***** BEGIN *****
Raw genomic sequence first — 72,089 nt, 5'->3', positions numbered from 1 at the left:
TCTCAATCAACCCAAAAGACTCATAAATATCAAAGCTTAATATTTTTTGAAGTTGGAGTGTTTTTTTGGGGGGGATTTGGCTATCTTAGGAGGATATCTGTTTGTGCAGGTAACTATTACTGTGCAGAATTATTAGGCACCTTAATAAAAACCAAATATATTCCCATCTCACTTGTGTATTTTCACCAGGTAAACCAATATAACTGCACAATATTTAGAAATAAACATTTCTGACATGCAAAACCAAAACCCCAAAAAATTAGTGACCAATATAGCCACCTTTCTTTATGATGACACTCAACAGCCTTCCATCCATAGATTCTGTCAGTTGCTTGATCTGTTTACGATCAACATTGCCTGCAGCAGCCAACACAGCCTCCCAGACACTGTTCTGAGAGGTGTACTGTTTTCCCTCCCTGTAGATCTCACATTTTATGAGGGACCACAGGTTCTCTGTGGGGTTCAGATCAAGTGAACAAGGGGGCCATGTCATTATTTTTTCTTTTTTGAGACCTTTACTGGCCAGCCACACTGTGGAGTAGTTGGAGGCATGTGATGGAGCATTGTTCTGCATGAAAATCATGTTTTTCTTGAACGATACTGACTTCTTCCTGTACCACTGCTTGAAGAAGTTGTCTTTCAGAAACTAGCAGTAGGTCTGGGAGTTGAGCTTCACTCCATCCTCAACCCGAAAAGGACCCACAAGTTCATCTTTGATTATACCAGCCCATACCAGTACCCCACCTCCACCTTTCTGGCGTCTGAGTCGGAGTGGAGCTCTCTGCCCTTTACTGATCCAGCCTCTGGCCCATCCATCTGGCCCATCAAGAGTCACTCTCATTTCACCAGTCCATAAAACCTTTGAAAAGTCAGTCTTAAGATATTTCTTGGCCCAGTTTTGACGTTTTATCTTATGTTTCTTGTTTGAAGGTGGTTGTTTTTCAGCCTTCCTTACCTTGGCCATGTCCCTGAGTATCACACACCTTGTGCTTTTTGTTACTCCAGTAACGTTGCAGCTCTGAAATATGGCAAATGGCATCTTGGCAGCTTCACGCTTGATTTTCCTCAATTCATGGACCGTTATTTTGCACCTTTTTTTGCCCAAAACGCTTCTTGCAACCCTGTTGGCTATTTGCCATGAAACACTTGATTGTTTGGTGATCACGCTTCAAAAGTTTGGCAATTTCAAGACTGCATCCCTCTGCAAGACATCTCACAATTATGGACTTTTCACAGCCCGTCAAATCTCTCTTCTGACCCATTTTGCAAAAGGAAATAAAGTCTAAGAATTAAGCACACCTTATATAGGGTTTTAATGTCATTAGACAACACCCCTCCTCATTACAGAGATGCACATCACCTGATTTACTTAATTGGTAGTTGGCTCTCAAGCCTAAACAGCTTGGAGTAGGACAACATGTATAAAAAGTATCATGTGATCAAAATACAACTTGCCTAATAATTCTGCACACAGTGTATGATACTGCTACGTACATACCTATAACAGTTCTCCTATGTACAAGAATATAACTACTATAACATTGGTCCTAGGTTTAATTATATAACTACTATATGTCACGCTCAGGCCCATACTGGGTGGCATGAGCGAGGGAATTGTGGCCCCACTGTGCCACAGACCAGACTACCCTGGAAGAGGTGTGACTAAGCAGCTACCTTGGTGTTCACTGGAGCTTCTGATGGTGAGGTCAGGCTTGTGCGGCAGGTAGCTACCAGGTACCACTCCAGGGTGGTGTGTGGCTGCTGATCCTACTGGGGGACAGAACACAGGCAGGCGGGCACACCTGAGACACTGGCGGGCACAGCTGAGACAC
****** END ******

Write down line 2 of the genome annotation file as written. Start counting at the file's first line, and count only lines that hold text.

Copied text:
TCTCAATCAACCCAAAAGACTCATAAATATCAAAGCTTAATATTTTTTGAAGTTGGAGTGTTTTTTTGGGGGGGATTTGGCTATCTTAGGAGGATATCTGTTTGTGCAGGTAACTATTACTGTGCAGAATTATTAGGCACCTTAATAAAAACCAAATATATTCCCATCTCACTTGTGTATTTTCACCAGGTAAACCAATATAACTGCACAATATTTAGAAATAAACATTTCTGACATGCAAAACCAAAACCCCAAAAAATTAGTGACCAATATAGCCACCTTTCTTTATGATGACACTCAACAGCCTTCCATCCATAGATTCTGTCAGTTGCTTGATCTGTTTACGATCAACATTGCCTGCAGCAGCCAACACAGCCTCCCAGACACTGTTCTGAGAGGTGTACTGTTTTCCCTCCCTGTAGATCTCACATTTTATGAGGGACCACAGGTTCTCTGTGGGGTTCAGATCAAGTGAACAAGGGGGCCATGTCATTATTTTTTCTTTTTTGAGACCTTTACTGGCCAGCCACACTGTGGAGTAGTTGGAGGCATGTGATGGAGCATTGTTCTGCATGAAAATCATGTTTTTCTTGAACGATACTGACTTCTTCCTGTACCACTGCTTGAAGAAGTTGTCTTTCAGAAACTAGCAGTAGGTCTGGGAGTTGAGCTTCACTCCATCCTCAACCCGAAAAGGACCCACAAGTTCATCTTTGATTATACCAGCCCATACCAGTACCCCACCTCCACCTTTCTGGCGTCTGAGTCGGAGTGGAGCTCTCTGCCCTTTACTGATCCAGCCTCTGGCCCATCCATCTGGCCCATCAAGAGTCACTCTCATTTCACCAGTCCATAAAACCTTTGAAAAGTCAGTCTTAAGATATTTCTTGGCCCAGTTTTGACGTTTTATCTTATGTTTCTTGTTTGAAGGTGGTTGTTTTTCAGCCTTCCTTACCTTGGCCATGTCCCTGAGTATCACACACCTTGTGCTTTTTGTTACTCCAGTAACGTTGCAGCTCTGAAATATGGCAAATGGCATCTTGGCAGCTTCACGCTTGATTTTCCTCAATTCATGGACCGTTATTTTGCACCTTTTTTTGCCCAAAACGCTTCTTGCAACCCTGTTGGCTATTTGCCATGAAACACTTGATTGTTTGGTGATCACGCTTCAAAAGTTTGGCAATTTCAAGACTGCATCCCTCTGCAAGACATCTCACAATTATGGACTTTTCACAGCCCGTCAAATCTCTCTTCTGACCCATTTTGCAAAAGGAAATAAAGTCTAAGAATTAAGCACACCTTATATAGGGTTTTAATGTCATTAGACAACACCCCTCCTCATTACAGAGATGCACATCACCTGATTTACTTAATTGGTAGTTGGCTCTCAAGCCTAAACAGCTTGGAGTAGGACAACATGTATAAAAAGTATCATGTGATCAAAATACAACTTGCCTAATAATTCTGCACACAGTGTATGATACTGCTACGTACATACCTATAACAGTTCTCCTATGTACAAGAATATAACTACTATAACATTGGTCCTAGGTTTAATTATATAACTACTATATGTCACGCTCAGGCCCATACTGGGTGGCATGAGCGAGGGAATTGTGGCCCCACTGTGCCACAGACCAGACTACCCTGGAAGAGGTGTGACTAAGCAGCTACCTTGGTGTTCACTGGAGCTTCTGATGGTGAGGTCAGGCTTGTGCGGCAGGTAGCTACCAGGTACCACTCCAGGGTGGTGTGTGGCTGCTGATCCTACTGGGGGACAGAACACAGGCAGGCGGGCACACCTGAGACACTGGCGGGCACAGCTGAGACAC